Skip to content

Plastic recycling was never going to work, and the industry knew it

Plastic recycling was never going to work, and the industry knew it. A brief history of how plastic became so far reaching, our lives would be altered.

During the 1963 National Plastic Industry Conference
, Lloyd Stouffer, who was, at the time, editor of Modern Packaging, proclaimed, "the future of plastics is in the trash can." In the preliminary copy of a report to be presented at the SPI Annual Notional PIastics Conference, Stouffer elaborated that what he meant was that "it was time for the plastics industry to stop thinking about "reuse" packages and concentrate on single use." 

For all the public campaigning, recycling is ineffective. Globally, just 9% of all plastic ever produced has been recycled, and it has everything to do with money. And because plastic manufacturing uses fossil fuels—environmental groups now recognise plastic as a major contributor to climate change.

READ: Attorney General Bonta Announces Investigation into Fossil Fuel and Petrochemical Industries for Role in Causing Global Plastics Pollution Crisis

Larry Thomas, former president of the Society of the Plastics Industry, known today as the Plastics Industry Association, says what he saw [at the time] was an “industry that didn't want recycling to work.” And that if “the job is to sell as much oil as you possibly can, any amount of recycled plastic is competition.”

Plastics and the post-war economic boom

The first synthetic polymer was invented in 1869, and then Bakelite in 1907. When America went to war, plastics had made television possible, and Plexiglas® had provided an alternative to glass for aircraft windows. However, it was not until the war that plastics had novel uses (skip to page 300)—declared evidence of a chemical revolution "so far-reaching that our very lives might be altered."

During the decades preceding WWII, many industries still emphasised the reusability of plastic containers and packaging. However, Stouffer stated that "the happy day has arrived when nobody any longer considers the plastics package too good to throw away," proposing plastic packaging makers drop "reusable" from their communications.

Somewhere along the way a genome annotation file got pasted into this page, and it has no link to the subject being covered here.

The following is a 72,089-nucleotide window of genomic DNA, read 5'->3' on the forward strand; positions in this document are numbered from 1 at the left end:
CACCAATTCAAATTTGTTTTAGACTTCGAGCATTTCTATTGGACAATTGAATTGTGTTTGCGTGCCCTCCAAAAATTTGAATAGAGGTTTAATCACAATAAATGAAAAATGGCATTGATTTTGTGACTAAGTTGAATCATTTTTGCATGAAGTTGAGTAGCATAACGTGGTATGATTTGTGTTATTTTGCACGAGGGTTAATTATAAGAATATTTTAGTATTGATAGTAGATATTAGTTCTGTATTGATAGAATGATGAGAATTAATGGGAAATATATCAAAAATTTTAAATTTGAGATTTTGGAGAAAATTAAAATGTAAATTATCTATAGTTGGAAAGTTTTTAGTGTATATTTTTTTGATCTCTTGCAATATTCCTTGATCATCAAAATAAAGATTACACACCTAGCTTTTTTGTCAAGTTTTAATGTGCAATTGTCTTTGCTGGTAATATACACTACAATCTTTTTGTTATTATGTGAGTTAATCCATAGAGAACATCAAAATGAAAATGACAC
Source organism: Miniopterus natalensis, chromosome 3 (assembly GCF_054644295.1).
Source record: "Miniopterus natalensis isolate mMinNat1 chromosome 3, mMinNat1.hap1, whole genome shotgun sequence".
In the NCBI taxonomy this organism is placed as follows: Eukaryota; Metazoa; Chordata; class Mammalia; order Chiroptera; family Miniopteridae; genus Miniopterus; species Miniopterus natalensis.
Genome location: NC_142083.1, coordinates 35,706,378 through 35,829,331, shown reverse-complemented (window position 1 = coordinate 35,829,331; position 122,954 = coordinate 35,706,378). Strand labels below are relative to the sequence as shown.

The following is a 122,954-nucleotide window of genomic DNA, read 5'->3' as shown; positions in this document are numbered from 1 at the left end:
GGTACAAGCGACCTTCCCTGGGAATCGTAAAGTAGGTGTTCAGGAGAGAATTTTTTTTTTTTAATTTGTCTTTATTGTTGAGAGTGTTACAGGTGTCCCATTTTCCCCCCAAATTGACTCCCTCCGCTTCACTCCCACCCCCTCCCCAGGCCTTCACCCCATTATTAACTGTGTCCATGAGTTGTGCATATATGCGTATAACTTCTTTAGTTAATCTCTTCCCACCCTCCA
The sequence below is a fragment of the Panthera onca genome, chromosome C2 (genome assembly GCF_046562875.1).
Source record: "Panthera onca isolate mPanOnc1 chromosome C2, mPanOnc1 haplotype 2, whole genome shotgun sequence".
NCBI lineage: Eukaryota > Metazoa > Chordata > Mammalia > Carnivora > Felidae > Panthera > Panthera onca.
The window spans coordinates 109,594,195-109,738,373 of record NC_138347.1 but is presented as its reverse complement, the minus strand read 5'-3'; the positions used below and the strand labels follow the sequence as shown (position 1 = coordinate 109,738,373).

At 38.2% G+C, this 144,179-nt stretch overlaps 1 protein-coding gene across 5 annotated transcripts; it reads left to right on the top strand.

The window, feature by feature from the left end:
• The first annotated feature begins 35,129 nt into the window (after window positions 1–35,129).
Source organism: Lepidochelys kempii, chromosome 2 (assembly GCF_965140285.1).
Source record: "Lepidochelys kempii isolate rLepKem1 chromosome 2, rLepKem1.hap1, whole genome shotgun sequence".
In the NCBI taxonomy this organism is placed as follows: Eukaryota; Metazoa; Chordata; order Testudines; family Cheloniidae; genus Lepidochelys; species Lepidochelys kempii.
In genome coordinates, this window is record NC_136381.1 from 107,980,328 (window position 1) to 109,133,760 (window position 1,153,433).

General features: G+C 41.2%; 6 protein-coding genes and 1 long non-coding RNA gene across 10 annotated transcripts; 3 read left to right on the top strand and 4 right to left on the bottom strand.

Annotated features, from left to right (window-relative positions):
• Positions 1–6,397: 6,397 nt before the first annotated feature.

In 1953, Keep America Beautiful formed a trade group whose stated purpose is to maintain American communities free from litter. Members included the American Can Company, Coca-Cola, and Dixie Cup—and their early public campaigns, such as "Don't be a litterbug," successfully shifted focus from producer responsibility to the consumer. 

Domesticating plastics

This linear proposal was taken up by industry—specifically the glass bottlers, during a time when people drank beverages like beer from returnable bottles. Return programmes were dropped, and advertising reaffirmed that life was more convenient if you could throw packaging away.

By the 1960s, strategic marketing and creative promotion were paying off—as noted by Modern Plastics! "the public are gradually being educated to look upon plastics as a material that is highly desirable." The Society of Plastics Institute—the Plastics Industry Trade Association had strategic partnerships with Good Housekeeping; there were Tupperware parties, and plastics had surpassed aluminium, becoming one of the largest industries in the United States. 

keep america beautiful ad campaign

Enter the 70s. There was the first Earth Day. People rallied across the United States to put pressure on the government to protect the environment, targeting big oil and the plastics industry. In response to Earth Day in 1971, the Ad Council and Keep America Beautiful debuted this commercial, the tagline—"people start pollution; people can stop it."

Big oil misled the public into believing plastics could be recycled

It was not until the 1980s that the plastics industry looked at recycling for the first time seriously. Gary Anderson, a University of Southern California student, designed the Möbius strip-inspired glyph that we recognise today as the recycling logo, part of a student contest to raise awareness about recycling.

And then, in 1988, the Society of Plastics Institute (SPI) developed a system of codes and symbols of their own to facilitate the sorting of plastics that looked similar to the recycling logo. At the time, many States were adopting single-stream recycling programs, a significant component of which is the kerbside pickup of unsorted recyclables. And so, while SPI assigned seven types of plastics a code, not all municipal recycling programs accepted these materials.

original recycling logo

Industry officials knew plastic recycling was unlikely to ever be economically viable

During that 1963 conference, it was acknowledged no established procedures for separating plastics from other waste existed, nor were there established markets for contaminated mixed plastics. A report sent to top industry executives in April 1973 called recycling plastic "costly" and "difficult," stating sorting plastics was "infeasible" and there was “a serious doubt it can ever be made viable on an economic basis."